Display Settings:

Format

Send to:

Choose Destination
See comment in PubMed Commons below
J Nerv Ment Dis. 1999 Dec;187(12):713-20.

Dissociation in temporal lobe epilepsy and pseudo-epileptic seizure patients.

Author information

  • 1Stichting Epilepsie Instellingen Nederland, Heemstede, The Netherlands.

Abstract

Patients with epileptic seizures (ES) and especially those with temporal lobe epilepsy (TLE) share many symptoms with patients with pseudo-epileptic seizures (PES), and the differentiation between them is often difficult There is growing evidence that a subgroup of PES patients suffer from a dissociative disorder. It is recognized that dissociative symptoms pertain to both psychological and somatoform components of experience. Questionnaires assessing dissociation might provide positive criteria for the diagnosis of PES. In this study, the Dissociation Questionnaire (DIS-Q) and the Somatoform Dissociation Questionnaire (SDQ-20) were administered to patients with ES (TLE, non-TLE) and PES. To control for the influence of general psychoneurotic complaints, the SCL-90 was administered. Apart from this, answers on a trauma questionnaire were related to the diagnosis. Results showed that PES patients scored significantly higher on the SDQ-20, also after correction with the SCL-90, and no difference was found on the DIS-Q. Also, PES patients significantly more often reported sexual traumatic experiences. A logistic regression revealed that results on the SDQ-20 have no independent value in addition to the contribution of gender, age, age at seizure onset, and the presence of sexual abuse in the prediction of the diagnosis. In conclusion, somatoform and not psychological dissociative symptoms are characteristic for PES patients in comparison to ES patients. Other measures are needed within the framework of the differential diagnosis between PES and ES.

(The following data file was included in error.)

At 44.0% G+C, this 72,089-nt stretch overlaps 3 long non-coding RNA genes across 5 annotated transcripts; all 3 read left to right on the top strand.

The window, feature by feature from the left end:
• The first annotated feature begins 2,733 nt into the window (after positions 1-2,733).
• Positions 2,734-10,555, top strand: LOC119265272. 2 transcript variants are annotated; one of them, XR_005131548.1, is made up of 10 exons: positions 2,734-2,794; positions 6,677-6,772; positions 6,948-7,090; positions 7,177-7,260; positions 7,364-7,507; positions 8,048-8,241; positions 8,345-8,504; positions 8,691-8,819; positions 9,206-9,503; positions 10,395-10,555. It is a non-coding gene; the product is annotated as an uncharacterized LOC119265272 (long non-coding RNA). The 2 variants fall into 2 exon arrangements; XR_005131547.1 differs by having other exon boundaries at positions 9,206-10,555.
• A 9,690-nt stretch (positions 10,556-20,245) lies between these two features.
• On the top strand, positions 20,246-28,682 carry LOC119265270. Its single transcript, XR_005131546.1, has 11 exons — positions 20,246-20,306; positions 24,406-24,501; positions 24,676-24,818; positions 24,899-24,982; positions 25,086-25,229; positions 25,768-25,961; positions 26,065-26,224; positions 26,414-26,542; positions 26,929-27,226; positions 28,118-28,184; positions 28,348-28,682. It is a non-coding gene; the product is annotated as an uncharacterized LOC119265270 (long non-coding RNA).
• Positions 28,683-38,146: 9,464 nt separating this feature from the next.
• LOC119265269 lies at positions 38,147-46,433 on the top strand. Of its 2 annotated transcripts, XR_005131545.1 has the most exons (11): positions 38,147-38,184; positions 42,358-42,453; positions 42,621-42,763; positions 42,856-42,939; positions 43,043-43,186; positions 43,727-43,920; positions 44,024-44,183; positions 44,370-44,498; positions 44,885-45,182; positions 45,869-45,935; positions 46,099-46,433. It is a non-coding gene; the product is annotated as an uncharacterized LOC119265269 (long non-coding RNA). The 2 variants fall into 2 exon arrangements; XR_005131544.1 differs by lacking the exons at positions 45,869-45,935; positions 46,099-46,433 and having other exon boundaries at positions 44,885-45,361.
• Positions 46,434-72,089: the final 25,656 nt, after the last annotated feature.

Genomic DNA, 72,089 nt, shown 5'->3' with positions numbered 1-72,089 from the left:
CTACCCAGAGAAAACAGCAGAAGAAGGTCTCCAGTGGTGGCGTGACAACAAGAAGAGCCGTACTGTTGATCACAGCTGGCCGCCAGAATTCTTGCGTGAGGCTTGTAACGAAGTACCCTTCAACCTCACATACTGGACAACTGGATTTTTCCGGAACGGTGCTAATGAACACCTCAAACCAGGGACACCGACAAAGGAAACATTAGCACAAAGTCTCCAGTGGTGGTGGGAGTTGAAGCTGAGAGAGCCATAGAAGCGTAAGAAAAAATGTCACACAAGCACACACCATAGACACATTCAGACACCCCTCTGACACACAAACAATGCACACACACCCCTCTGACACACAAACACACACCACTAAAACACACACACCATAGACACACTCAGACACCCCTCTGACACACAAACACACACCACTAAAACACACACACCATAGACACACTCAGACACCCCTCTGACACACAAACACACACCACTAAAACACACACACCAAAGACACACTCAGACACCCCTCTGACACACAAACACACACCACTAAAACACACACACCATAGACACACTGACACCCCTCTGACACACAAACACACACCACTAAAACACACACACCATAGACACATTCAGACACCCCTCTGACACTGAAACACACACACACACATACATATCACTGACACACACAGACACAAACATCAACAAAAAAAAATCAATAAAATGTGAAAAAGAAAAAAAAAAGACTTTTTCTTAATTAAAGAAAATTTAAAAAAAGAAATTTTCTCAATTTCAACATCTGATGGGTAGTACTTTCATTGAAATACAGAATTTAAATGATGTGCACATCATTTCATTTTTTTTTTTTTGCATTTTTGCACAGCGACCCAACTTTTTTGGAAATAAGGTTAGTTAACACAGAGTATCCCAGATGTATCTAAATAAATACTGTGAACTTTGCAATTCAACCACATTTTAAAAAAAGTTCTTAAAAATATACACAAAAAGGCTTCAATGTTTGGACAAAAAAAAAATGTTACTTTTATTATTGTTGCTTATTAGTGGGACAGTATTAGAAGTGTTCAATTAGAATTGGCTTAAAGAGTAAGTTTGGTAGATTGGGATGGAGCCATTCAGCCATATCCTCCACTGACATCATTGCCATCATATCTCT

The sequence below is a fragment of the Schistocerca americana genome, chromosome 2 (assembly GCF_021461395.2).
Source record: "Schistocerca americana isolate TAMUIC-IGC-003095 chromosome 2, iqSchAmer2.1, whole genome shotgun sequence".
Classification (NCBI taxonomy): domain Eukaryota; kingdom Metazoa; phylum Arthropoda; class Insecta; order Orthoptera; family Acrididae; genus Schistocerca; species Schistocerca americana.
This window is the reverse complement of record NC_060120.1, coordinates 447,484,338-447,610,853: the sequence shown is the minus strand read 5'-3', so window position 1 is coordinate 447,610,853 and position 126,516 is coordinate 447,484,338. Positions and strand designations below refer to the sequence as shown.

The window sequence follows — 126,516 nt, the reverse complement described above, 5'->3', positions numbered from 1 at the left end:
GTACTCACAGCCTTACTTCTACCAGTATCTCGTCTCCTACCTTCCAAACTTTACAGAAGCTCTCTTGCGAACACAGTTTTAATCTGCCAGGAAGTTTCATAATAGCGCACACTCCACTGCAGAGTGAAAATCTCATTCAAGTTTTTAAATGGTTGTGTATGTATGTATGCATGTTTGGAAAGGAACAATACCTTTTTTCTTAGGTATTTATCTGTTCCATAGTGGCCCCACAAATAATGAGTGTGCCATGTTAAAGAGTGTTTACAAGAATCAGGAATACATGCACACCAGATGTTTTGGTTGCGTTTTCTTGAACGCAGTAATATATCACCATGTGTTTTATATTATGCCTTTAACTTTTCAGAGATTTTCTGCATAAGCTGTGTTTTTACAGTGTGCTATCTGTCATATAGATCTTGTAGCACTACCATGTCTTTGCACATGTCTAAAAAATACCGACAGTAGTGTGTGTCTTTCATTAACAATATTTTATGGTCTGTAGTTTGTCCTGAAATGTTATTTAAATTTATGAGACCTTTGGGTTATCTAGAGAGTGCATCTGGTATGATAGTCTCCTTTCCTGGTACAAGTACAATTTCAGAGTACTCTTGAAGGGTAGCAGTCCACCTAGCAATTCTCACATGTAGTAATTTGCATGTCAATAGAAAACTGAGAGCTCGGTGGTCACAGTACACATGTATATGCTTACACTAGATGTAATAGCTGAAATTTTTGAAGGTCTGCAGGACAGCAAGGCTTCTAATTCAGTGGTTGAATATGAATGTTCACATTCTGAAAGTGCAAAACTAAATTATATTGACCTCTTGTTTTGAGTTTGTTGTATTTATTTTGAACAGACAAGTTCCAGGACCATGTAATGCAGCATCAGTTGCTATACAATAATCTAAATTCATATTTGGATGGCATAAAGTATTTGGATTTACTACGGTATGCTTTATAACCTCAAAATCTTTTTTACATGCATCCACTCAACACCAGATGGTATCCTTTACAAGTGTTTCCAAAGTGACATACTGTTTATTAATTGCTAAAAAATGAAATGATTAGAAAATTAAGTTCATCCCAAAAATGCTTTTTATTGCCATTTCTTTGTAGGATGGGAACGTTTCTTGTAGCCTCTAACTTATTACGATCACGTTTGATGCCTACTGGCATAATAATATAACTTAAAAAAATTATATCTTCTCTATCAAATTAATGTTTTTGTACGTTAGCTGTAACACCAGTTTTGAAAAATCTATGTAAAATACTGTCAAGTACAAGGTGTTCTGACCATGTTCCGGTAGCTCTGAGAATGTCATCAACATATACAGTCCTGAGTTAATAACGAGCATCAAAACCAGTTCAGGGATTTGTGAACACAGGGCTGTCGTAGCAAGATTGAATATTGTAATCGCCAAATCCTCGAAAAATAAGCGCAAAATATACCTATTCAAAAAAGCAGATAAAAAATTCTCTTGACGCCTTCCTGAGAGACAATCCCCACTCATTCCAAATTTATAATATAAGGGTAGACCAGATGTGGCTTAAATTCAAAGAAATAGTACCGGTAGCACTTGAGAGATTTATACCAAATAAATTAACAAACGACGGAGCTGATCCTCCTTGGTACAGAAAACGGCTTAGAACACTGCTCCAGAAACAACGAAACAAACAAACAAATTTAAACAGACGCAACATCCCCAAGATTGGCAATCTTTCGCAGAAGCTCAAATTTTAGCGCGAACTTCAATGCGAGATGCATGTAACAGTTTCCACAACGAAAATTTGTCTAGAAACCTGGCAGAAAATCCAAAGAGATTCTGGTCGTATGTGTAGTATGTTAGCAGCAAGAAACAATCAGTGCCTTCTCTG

PMID:
10665465
[PubMed - indexed for MEDLINE]
PubMed Commons home

PubMed Commons

0 comments
How to join PubMed Commons

    Supplemental Content

    Full text links

    Icon for Lippincott Williams & Wilkins
    Loading ...
    Write to the Help Desk